Overshadowed by its neighbour Saudi Aramco, Qatar Petroleum is the hidden giant of the global energy industry. Yet the state-run company is allowed to pump more oil and gas than Rosneft PJSC or Exobb Mobil Corp due to the country’s colossal natural gas resources.
The company needs to change tack after almost two decades of breakneck growth. As the government bars new drilling in the offshore North Field, home to the gas that made Qatar the world’s leading supplier of liquefied natural gas and as domestic crude output declines, QP plans to expand abroad.
Overseas expansion would not be a problem for QP. Almost all the country’s domestic LNG terminals have been paid for, said Qatar’s energy minister, Mohammed Al Sada, this week. The commodity will be in short supply by 2021, despite a near-term glut, he said.
Qatar started drilling wells in 1939 and exported its first oil 10 years later and the world’s biggest reservoir of non-associated gas is the offshore North Field, discovered by Royal Dutch Shell Plc in 1971, together with the connected South Pars deposit in Iran. But because it showed no crude, the find was a disappointment at the time.
Qatar Petroleum started building 14 plants that chill gas into a liquid for shipment to Asia and Europe after almost 20 years in partnership with Exxon Mobil, Shell, Total SA and ConocoPhillips — as well as with Japanese customers Mitsui & Co. and Marubeni Corp. According to the International Group of Liquefied Natural Gas Importers, Qatar shipped 78 million tons in 2015, or 32 percent of global supply that year and Qatar was the biggest exporter of liquefied natural gas by 2006.
Qatar has become the world’s fourth-biggest energy supplier and wealthiest country by per capita income by more than doubling gas and oil production since 2006. Qatar Petroleum the company makes and sells more LNG than any other and has overtaken Rosneft and Exxon in total output. In terms of energy production only Saudi Arabian Oil Co., Gazprom PJSC and Naiotnal Iranian Oil Co. are ahead of QP.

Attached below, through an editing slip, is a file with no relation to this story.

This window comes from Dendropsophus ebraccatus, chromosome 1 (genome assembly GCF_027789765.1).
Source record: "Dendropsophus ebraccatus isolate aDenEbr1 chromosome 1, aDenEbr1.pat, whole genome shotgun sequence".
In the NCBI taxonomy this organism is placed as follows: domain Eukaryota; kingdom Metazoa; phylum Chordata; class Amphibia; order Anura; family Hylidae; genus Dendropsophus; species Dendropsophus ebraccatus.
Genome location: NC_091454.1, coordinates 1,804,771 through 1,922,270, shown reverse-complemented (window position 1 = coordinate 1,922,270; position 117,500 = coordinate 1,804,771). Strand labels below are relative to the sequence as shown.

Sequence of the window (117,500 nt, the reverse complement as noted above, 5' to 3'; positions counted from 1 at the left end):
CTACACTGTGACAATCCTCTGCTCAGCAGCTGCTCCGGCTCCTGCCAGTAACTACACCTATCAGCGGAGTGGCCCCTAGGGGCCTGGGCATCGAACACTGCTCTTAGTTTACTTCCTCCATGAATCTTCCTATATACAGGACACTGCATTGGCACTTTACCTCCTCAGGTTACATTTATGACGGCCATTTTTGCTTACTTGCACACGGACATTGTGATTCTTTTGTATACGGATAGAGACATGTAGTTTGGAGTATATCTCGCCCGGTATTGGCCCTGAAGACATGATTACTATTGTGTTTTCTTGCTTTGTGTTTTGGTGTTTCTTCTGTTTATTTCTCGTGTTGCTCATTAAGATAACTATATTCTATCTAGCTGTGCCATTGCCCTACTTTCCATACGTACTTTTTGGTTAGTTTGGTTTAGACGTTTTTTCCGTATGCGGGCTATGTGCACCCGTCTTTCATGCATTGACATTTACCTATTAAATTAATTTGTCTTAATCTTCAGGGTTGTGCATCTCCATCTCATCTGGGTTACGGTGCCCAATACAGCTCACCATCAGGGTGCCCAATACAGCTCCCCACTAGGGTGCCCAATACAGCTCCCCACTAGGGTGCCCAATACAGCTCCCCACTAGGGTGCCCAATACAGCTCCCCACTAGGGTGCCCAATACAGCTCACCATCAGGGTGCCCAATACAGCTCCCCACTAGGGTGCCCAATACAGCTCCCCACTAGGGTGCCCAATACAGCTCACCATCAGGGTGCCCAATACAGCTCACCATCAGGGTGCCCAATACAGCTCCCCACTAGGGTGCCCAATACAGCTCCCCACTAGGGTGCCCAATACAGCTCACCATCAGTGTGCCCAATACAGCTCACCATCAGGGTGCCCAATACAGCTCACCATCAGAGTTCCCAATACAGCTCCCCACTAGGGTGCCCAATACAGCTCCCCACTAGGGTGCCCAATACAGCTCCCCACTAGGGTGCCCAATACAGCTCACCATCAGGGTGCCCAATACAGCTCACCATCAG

One molecule trapped in the North Field is used by NASA even though Qatar doesn’t have a space program. The Qatar Petroleum is the world’s biggest exporter of Helium gas. Two plants with capacity of 2 billion cubic feet per year are operated as joint venture between QP and Exxon and that company would be merged with Qatargas this year.
QP’s crude output has been weighed down by aging oil fields and a dearth of large discoveries. Down from a peak of 880,000 in June 2008, Qatar pumped 615,000 barrels a day of crude in January. By 2o15, Qatar’s production of condensate and other natural gas liquids risen to almost double the amount of crude it was pumping after it had surpassed Qatar’s oil production in 2010.
Nebras Power QSC, the international investment division of a local power company, has a minority stake owned by Qatar Petroleum. Nebras isn’t primarily focused on using Qatar-produced fuel to generate electricity but backs wind, solar and potentially also coal projects. But a strategy of keeping a price floor beneath QP’s main exports and of building gas-fired power plants to help soak up the current glut of LNG is pointed out by its November agreement with Japan LNG buyer Jera Co.
(Adapted from Bloomberg)